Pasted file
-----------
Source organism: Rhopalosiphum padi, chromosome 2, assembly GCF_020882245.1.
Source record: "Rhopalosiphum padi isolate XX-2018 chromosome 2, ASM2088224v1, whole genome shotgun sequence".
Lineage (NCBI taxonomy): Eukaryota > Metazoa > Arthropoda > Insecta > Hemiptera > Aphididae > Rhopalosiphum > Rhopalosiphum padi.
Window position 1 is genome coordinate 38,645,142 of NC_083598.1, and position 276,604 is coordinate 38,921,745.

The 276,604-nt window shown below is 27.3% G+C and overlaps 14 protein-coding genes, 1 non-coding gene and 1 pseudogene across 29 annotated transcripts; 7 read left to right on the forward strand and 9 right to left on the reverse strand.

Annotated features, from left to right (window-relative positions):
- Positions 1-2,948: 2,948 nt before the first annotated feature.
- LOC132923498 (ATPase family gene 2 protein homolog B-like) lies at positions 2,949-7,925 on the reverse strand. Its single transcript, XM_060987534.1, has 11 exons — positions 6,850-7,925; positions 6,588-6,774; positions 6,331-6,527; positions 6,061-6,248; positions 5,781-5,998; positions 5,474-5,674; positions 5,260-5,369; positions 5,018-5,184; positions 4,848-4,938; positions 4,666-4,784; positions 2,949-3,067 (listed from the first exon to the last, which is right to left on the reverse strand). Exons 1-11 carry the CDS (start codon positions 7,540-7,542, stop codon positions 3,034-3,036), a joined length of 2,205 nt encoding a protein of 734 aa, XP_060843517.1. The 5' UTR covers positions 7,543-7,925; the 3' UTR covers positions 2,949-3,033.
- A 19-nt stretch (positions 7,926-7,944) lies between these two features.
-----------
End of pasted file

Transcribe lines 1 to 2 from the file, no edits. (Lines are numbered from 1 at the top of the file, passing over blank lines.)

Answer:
Source organism: Rhopalosiphum padi, chromosome 2, assembly GCF_020882245.1.
Source record: "Rhopalosiphum padi isolate XX-2018 chromosome 2, ASM2088224v1, whole genome shotgun sequence".